cupiscent Sage

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    I love it when a character is undone by their own innate nature, foiled in the pursuit of their goals by the very things that make them who they are. BUT I hate it when a character is plain stupid and fails because they just won't grow or change.

    It's a very delicate line to tread. I suspect the key lies in showing thoroughly who the character is, the quintessential elements of their personality, the core defining traits. How important it is to that character that this is who they are. And showing all that in circumstances that build up towards importance, so that then when they make a decision that is precisely, definitely them in the most important circumstances, we as readers lament, but know it couldn't have been any different.

    For me, the author who I've seen do this best is Daniel Abraham. His Long Price Quartet has some magnificent examples, especially in the second book, A Betrayal in Winter.
     
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  5. skrite

    skrite Scribe

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    I think this is an interesting angle. A character being arrogant does not stop us from rooting for him, especailly if there are other aspects of his personality that draw us to him.
     
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  6. Legendary Sidekick

    Legendary Sidekick The HAM'ster Moderator

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    Though it's anime, and not even fantasy, I consider Spike Spiegel to be one of my favorite tragic heroes if not #1 on my list. He's cocky, though not so perfect you can't stand him, and he's basically a good guy.

    When the final episode ended, I wasn't expected the tragic ending, but I was so blown away by how the entire battle played out I immediately watched the second half of the episode again.

    (I do that in books as well, even if the scene is tragic yet very well done. For those who read A Dance with Dragons, the final match in the pit battle scene was a scene I re-read immediately. I also found myself re-reading a few Brienne scenes in other books, my favorites being the time she singlehandedly wrecked a boat and her first-ever kills.)
     
  7. Mythopoet

    Mythopoet Auror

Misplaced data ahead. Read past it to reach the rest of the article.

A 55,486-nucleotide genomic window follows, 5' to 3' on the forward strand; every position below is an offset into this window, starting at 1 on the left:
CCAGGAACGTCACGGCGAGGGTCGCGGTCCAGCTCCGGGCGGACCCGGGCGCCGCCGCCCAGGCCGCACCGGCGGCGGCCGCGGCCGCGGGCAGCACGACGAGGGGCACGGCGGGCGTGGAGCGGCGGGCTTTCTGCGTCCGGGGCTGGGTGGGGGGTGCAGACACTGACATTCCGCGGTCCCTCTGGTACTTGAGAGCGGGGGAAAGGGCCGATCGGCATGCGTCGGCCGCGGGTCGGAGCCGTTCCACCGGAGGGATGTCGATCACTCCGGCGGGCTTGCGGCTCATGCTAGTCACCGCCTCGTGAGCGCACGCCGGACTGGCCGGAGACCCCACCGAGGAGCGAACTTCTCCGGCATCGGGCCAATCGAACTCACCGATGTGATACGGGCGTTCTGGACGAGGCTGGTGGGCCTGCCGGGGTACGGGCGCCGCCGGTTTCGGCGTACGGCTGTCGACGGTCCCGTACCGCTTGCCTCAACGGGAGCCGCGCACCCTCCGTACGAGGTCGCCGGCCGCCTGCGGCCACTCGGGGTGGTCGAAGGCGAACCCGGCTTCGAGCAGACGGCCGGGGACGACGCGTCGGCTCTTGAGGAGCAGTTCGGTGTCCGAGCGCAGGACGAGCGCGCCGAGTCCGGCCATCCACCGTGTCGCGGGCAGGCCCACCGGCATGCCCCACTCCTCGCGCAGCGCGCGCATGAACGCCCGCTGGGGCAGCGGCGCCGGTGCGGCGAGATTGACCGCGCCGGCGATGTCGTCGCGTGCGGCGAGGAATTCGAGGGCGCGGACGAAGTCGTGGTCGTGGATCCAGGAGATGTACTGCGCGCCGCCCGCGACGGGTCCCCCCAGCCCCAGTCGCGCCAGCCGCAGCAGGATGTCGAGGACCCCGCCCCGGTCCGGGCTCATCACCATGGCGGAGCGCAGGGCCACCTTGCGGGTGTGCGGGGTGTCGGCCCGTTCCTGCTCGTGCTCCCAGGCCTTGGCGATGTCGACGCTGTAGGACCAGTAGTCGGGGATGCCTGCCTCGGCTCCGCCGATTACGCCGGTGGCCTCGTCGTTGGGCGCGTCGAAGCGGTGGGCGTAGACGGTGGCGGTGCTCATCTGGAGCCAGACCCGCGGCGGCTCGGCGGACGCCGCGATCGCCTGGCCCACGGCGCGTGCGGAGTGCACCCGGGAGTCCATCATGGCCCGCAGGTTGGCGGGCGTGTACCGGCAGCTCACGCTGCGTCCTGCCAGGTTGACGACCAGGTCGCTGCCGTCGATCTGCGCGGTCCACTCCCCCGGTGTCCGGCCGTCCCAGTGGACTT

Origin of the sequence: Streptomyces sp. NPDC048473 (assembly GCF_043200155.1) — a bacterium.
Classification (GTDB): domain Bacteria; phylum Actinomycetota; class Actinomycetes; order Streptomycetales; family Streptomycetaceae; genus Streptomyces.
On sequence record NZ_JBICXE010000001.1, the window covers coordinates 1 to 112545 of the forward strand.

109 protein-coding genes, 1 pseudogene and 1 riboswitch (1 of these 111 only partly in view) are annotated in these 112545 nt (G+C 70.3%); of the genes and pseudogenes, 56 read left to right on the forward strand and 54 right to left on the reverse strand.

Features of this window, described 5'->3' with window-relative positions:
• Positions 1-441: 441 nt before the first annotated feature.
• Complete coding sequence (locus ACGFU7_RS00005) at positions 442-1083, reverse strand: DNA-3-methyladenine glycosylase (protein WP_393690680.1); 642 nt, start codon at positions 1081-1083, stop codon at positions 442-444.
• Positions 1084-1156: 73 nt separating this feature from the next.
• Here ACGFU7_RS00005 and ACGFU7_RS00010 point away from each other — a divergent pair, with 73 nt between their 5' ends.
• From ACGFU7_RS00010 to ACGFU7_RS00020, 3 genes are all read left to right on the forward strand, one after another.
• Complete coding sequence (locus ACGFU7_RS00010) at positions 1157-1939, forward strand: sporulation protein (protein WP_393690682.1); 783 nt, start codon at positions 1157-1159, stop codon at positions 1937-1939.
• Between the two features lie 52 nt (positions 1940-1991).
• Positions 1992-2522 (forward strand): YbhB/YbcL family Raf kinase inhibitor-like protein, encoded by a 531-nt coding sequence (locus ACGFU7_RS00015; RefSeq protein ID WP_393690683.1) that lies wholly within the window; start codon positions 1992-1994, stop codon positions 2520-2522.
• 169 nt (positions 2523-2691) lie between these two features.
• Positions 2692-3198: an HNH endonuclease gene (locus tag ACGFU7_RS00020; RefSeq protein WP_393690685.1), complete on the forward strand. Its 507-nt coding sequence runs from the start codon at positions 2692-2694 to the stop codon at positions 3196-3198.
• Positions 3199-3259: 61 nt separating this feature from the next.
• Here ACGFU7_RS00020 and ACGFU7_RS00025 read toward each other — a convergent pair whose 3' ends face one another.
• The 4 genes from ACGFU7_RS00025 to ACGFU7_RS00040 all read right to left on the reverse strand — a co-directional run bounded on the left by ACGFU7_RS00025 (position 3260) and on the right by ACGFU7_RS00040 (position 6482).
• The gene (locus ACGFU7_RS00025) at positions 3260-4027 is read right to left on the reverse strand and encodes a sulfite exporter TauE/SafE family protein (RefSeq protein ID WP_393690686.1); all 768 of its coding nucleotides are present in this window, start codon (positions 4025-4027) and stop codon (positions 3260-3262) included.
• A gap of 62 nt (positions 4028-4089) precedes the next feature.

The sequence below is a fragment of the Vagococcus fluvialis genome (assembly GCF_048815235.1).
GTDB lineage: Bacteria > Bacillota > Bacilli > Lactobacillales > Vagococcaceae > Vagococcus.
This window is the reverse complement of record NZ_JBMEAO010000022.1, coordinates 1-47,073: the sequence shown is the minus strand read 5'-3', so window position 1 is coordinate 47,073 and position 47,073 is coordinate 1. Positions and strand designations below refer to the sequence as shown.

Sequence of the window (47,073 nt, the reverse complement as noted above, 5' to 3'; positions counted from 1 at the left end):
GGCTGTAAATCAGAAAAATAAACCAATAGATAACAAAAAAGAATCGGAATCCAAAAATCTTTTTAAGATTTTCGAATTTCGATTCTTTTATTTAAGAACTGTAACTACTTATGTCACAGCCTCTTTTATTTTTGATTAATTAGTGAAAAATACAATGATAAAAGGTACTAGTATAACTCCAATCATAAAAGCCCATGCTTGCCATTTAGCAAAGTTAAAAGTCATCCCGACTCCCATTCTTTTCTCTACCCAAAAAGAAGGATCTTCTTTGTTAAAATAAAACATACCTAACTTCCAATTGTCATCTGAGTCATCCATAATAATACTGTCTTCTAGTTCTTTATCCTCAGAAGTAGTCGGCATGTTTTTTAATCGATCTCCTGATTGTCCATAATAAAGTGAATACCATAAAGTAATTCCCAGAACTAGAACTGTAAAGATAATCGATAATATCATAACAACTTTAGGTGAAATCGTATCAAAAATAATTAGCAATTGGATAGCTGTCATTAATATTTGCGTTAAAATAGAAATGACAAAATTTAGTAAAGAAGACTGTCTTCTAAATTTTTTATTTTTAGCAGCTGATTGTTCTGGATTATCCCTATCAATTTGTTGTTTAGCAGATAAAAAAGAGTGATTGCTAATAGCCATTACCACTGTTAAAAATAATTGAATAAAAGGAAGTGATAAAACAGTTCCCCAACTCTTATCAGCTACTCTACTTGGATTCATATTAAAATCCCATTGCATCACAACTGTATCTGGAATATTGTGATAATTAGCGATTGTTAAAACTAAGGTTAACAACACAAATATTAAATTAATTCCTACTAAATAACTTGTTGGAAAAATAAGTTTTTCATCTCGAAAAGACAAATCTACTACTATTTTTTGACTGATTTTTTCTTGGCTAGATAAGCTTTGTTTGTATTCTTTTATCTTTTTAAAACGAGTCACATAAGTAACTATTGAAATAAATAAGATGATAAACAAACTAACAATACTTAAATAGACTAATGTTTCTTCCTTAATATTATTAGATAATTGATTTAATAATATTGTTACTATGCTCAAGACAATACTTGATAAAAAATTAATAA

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    You shut up! Spike is FINE! *cries*


    Anyway, yes, I LOVE tragic heroes and anti-heroes. In fact, I think anti-heroes are best when they are tragic.
     
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  8. Stephyn Blackwood

    Stephyn Blackwood Minstrel

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    For a tragic character, I always like to think of most of the PoV characters from Joe Abercrombie's First Law trilogy. A good example of this would be Logen Ninefingers, an old warrior who is just trying to do the right thing, but cannot rid himself of his past demons.
     
  9. Legendary Sidekick

    Legendary Sidekick The HAM'ster Moderator

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    Spike is awesome. I was just mentioning cocky as a flaw. Reckless is the more prominent flaw, come to think of it. But it's worth mentioning that the flaws are enough to make him human. I never cared for the "perfect" hero. Also, Spike's not so flawed he leaves the viewer questioning his motives and decisions. He's likable.
     
  10. Mythopoet

    Mythopoet Auror

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    I mean he's definitely alive and well. Yep. :p
     
  11. Swordfry

    Swordfry Troubadour

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    Thanks for all of the feedback. I am aware that working a tragic MC is risky, but I think I've got it.
     
  12. Reilith

    Reilith Sage

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    I love me some tragic heroes, especially if the tragic event actually has a valid plot point, and the tragic hero is not just emo. My favourite is in Mercedes Lackey's Last Herald Mage trilogy, and although Vanyel is really sappy and depressed a lot, his tragedy gets a point. And I am a sucker for melodrama, don't judge me . xD
     
  13. skrite

    skrite Scribe

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    When I was younger, I never thought that a tragic hero was even possible until I read Elric of Melniboné. Just awesome stuff there.